Relatable Leaders

The teachers at Oak Park High School decided to unmask their feelings and show their vulnerable side to their followers. In an act, that is so often hidden, teachers revealed their true emotions and vulnerability to their greatest critics – their students. Teachers, in their own capacity, are leaders. They lead by example on a daily basis and show their students how to act. In this video they took a big risk and unveiled their true emotions. One teacher expressed, “You inspire me to come to work everyday and I wanted to tell you that I appreciate you” (Yam, 2016). These types of statements brought students to tears. It is evident that this vulnerability strengthened the student-teacher relationship and also made a huge impact on all parties involved. Many of these students will remember those words forever. For some, those words may have been a light shining on their true potential. This act of vulnerability enabled students to relate to their teachers (leaders), which ultimately will enhance their follower-ship.

I challenge you all to reflect on what would happen if your leader said those words to you. How would it make you feel? Would those words motivate you to do even better? Would you see your leader as human as opposed to the button-up, professional that you can never relate to?  When leaders are vulnerable and transparent they allow their followers to see them as real people and ultimately create a flourishing environment.

This transparency opens up new doors of respect. By being transparent and relatable, leaders are able to reach their followers on a new level. That moment of vulnerability and gratitude may save you many more moments of anxiety, stress and backlash. The students at Oak Park High School must have felt that they could move mountains after receiving such a high praise. I would even say their performance in class must have raised from those words alone.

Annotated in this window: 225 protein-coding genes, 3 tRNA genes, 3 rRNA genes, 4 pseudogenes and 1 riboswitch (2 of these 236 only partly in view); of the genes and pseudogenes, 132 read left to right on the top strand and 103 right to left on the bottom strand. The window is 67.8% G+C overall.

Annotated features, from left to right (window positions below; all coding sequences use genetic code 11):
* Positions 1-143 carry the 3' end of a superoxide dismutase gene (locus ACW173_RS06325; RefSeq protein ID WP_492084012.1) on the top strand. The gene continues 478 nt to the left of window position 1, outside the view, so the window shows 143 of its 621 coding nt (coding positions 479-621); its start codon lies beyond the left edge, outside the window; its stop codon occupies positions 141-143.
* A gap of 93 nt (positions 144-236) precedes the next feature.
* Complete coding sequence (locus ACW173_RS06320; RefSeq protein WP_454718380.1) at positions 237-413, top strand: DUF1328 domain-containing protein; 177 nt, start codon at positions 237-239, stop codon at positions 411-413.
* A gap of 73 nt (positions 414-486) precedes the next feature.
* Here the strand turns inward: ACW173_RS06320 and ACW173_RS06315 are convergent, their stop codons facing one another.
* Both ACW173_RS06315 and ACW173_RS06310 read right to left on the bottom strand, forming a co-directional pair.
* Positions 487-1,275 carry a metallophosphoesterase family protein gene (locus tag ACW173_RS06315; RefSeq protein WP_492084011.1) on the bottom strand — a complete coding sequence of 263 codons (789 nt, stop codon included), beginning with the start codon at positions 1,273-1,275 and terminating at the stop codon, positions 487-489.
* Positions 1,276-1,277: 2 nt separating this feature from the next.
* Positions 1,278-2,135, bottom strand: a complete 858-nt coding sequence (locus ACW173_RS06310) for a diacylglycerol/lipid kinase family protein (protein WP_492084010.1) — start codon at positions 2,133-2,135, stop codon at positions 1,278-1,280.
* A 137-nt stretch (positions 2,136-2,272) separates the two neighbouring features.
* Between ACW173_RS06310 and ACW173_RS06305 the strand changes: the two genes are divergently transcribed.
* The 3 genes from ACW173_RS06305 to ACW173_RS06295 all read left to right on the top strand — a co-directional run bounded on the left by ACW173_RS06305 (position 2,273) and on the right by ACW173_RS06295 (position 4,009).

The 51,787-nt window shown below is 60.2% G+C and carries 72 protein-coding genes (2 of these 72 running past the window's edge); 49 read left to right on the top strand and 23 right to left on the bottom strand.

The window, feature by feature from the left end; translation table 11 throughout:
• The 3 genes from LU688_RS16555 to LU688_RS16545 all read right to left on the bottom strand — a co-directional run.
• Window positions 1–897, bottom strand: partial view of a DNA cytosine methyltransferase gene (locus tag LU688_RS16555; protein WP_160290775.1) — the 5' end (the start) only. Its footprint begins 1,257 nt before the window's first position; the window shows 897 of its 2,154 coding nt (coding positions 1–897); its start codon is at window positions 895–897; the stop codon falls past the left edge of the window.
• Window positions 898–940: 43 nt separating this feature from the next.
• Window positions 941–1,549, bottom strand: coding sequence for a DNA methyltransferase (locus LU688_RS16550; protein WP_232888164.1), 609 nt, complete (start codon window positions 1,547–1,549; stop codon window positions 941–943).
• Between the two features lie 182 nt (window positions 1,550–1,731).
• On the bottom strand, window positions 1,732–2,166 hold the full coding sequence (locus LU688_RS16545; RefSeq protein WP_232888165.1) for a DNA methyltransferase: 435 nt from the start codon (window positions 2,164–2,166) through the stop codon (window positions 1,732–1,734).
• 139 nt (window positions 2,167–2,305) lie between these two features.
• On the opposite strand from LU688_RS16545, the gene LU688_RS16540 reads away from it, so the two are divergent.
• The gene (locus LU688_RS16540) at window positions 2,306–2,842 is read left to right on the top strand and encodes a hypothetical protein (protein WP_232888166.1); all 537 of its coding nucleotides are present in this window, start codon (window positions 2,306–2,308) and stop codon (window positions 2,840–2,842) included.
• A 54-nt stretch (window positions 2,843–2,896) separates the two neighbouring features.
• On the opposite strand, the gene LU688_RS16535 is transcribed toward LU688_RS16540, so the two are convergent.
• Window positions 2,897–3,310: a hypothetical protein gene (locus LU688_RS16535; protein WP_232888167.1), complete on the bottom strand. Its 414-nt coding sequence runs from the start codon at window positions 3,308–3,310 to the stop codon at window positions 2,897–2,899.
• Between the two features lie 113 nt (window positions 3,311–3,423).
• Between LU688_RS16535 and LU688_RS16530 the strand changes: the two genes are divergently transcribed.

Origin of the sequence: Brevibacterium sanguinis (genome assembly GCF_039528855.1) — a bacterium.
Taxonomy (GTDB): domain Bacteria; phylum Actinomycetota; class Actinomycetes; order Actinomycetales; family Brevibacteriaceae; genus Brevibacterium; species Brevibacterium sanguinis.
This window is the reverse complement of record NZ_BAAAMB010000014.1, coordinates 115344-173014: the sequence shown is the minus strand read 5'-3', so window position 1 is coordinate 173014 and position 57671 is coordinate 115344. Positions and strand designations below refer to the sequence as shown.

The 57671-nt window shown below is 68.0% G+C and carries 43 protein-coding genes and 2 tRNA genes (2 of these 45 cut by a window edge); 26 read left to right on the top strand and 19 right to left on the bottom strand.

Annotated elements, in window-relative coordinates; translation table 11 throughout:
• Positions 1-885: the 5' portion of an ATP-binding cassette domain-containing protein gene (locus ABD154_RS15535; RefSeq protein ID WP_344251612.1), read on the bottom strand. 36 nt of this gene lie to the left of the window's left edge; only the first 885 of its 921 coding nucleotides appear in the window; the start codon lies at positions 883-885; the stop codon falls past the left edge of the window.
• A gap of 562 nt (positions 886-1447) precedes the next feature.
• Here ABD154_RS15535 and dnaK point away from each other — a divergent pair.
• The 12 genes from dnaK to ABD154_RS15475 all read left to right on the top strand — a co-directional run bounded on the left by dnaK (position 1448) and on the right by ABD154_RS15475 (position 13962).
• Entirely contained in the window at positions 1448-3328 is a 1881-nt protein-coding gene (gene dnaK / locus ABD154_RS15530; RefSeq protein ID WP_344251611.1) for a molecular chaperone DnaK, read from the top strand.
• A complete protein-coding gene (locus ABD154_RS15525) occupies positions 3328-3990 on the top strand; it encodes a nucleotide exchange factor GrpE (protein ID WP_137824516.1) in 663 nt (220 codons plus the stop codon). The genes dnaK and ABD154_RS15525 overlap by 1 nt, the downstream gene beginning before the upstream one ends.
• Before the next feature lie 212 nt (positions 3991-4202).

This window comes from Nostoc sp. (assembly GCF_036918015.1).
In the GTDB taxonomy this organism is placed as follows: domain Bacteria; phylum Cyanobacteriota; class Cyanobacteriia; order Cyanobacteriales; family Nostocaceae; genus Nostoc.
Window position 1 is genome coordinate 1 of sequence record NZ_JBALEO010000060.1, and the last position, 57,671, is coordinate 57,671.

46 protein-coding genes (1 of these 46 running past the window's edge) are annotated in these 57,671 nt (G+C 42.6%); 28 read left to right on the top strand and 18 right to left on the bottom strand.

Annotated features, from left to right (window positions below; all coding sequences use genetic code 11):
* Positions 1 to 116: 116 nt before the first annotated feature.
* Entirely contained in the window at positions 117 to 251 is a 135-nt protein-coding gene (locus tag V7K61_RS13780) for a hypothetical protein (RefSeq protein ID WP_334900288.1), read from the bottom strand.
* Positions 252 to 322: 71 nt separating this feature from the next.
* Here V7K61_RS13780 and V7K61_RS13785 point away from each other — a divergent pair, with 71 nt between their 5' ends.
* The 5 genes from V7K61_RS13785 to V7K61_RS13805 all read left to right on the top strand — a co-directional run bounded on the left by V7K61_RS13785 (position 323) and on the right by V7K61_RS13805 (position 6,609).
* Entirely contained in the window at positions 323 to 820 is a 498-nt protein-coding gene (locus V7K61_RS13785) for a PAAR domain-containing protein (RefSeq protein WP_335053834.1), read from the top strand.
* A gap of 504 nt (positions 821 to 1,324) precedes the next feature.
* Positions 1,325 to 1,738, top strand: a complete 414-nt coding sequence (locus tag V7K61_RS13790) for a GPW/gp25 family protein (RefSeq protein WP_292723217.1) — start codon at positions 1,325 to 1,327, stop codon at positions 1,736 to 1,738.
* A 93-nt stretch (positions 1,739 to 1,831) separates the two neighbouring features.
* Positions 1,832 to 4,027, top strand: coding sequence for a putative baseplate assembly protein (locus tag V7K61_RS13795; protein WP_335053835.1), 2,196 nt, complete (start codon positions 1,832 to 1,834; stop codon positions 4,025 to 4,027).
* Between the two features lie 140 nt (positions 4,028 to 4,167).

Bill George states, “Leaders are defined by their values, and values are personal – they cannot be determined by anyone else” (George, 2007, xxxii). If leaders unmask their values and personal side, then followers can better understand and respect their decisions. Just as the teachers of Oak Park High School unveiled their values to their students, leaders, in all capacities, need to do the same. Accepting this level of transparency allows followers to relate to their leaders. If you want your followers to respect you and appreciate your hard work, then you must do the same for them. One step toward doing this is showing that one of your values is your followers. By doing this a positive climate can be created and more can be accomplished. I leave you with this – what could you accomplish if someone told you that you were the reason they came to work every day?

 

References

Yam, Kimberly. “Watch Teachers Tell Students Just How Much They Mean To Them In Powerful Video”. Huffington Post. N.p., 2016. Web. 11 Nov. 2016.

George, B. (2007). True-North: Discover your authentic leadership. San Francisco, CA: Jossey-Bass.

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